“The caliber of talent that comes from Edmonton, from schools like the University of Alberta, is there,” he explains. “We see grads get recruited away to companies like Facebook and Google. We’re also seeing Edmonton founders/startups getting into top accelerators in other cities like 500 Startups, YCombinator, Imagine K-12, and Extreme Startups – and a majority of them are coming back to Edmonton post-accelerator to grow their companies. But we need to deepen that pipeline of startup-ready talent to feed the next wave of startups (and so on).”
“If we do this right — doubling down on education and talent, and finding more local angels to lead deals at the earliest stages — then things start to look really promising 5-10 years from now,” he said.
So far, it seems to be working. Ken Bautista points to Mitre Media Corp as a success in their community.
“Mitre Media Corp operates a suite of targeted online financial media properties including dividend.com, municipalbonds.com and commodityHQ.com. They receive over 1M monthly visitors to their websites and over 10,000 paid premium members,” he explains. “A few years ago, they quietly announced a raise of $8.6M in venture capital, and since then have grown to a team of 18 with offices in Edmonton, San Francisco, Chicago and New York. The team is led by industry veterans who have been behind online financial media properties including investopedia.com (which was acquired by Forbes).”
Another success is Poppy Barley, founded by sisters Justine and Kendall Barber in 2012.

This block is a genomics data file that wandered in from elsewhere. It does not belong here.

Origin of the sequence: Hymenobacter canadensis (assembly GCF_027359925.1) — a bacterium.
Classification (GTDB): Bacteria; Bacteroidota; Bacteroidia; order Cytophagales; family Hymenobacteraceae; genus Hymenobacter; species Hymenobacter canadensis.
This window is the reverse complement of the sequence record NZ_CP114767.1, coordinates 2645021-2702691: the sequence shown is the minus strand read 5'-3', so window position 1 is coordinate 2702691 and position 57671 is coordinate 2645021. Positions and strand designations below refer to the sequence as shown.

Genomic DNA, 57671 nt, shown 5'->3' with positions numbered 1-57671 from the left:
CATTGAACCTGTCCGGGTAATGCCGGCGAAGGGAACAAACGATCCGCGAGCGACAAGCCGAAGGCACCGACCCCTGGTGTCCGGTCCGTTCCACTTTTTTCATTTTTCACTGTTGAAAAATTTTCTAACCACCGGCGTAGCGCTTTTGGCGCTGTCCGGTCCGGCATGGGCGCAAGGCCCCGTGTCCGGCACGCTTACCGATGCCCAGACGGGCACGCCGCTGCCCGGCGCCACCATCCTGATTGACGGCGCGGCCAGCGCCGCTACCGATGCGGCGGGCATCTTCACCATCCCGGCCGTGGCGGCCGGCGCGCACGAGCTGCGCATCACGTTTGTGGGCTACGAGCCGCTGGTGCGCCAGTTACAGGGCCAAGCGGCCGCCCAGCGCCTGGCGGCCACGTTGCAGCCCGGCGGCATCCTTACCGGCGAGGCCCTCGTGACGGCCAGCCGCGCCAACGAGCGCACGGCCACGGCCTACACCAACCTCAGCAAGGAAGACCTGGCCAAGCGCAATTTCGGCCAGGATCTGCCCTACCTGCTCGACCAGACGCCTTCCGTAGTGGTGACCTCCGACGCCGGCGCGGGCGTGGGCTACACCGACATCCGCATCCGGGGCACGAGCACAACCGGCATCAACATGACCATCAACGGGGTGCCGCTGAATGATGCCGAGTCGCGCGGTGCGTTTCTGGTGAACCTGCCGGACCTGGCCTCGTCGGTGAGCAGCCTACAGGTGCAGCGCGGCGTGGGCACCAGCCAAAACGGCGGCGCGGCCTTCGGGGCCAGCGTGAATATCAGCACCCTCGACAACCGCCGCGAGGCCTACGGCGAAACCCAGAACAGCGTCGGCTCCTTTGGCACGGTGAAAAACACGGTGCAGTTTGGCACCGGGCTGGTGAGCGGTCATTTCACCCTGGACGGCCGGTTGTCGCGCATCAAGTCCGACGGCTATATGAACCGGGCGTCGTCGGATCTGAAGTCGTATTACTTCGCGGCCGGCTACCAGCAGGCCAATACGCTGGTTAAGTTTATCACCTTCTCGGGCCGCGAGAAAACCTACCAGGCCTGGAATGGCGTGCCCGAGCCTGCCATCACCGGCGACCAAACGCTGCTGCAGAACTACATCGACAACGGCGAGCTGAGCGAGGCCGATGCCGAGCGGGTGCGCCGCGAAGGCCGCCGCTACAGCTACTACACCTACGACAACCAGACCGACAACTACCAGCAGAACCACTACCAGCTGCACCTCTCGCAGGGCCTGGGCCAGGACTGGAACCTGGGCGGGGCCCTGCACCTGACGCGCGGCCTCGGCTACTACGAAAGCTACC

“They offer made-to-measure women’s footwear for order online. After just over a year in operation, Poppy Barley gets hundreds of orders per month from customers, including everyday women, celebrities, and even two NFL cheerleading team squads,” Ken Bautista said. “They’ve been featured by Refinery29, Fashion, Flare and Canadian Living magazine.”
A third success in the Edmonton community is Login Radius, a social login and sharing provider that provides websites the ability to integrate 30 different social network APIs into one unified API.
“Since their start in 2012, Login Radius’ social platform is used by more than 120,000 websites around the world, 260 million views worldwide, and grew by 800 percent in the last year,” Ken Bautista touts.
Visiting Edmonton to check out the startup community? Ken Bautista tells us the places to see.
“Two years ago, Startup Edmonton opened a 14,000 square foot space in an old warehouse that’s become the city’s main startup and community hub (which also houses a restaurant/bar, coffee shop, creative agencies, film companies, digital arts school, and pop-up retail space),” he said. “We have over 140 members working there. It’s also provided a platform for other community organizers to start things, such as Ladies Learning Code, Creative Mornings, Social Media Breakfast, and 15 or so developer and designer focused meetups.”
“What’s great is that we’re also seeing other spaces open up in places like the public library (which has a new makerspace), post-secondary schools are opening startup spaces on campus, and even growing startups are starting to open up their offices for community gatherings,” he adds.
Ken Bautista says what’s changing the game for startup communities like Edmonton is that no matter how remote, or how big or small, they can connect into other startup communities around the world.
“We’ve gotten to know entrepreneurs and community organizers in other communities like Boulder, Austin, Omaha, Montreal, Waterloo, Helsinki, and New York. Everyone is open to sharing experiences, tools, connections – all of which is hugely beneficial for local founders building global companies,” he explains. “I think it’s awesome that #VegasTech provides a way to keep on top of those stories that are happening everywhere. And I also love what’s happening with Vegas and the Downtown Project, particularly as it relates to space and people, and the impact that can have on a startup community. These are the examples we can point to locally to other decision makers in our community around how we invest in local entrepreneurs.”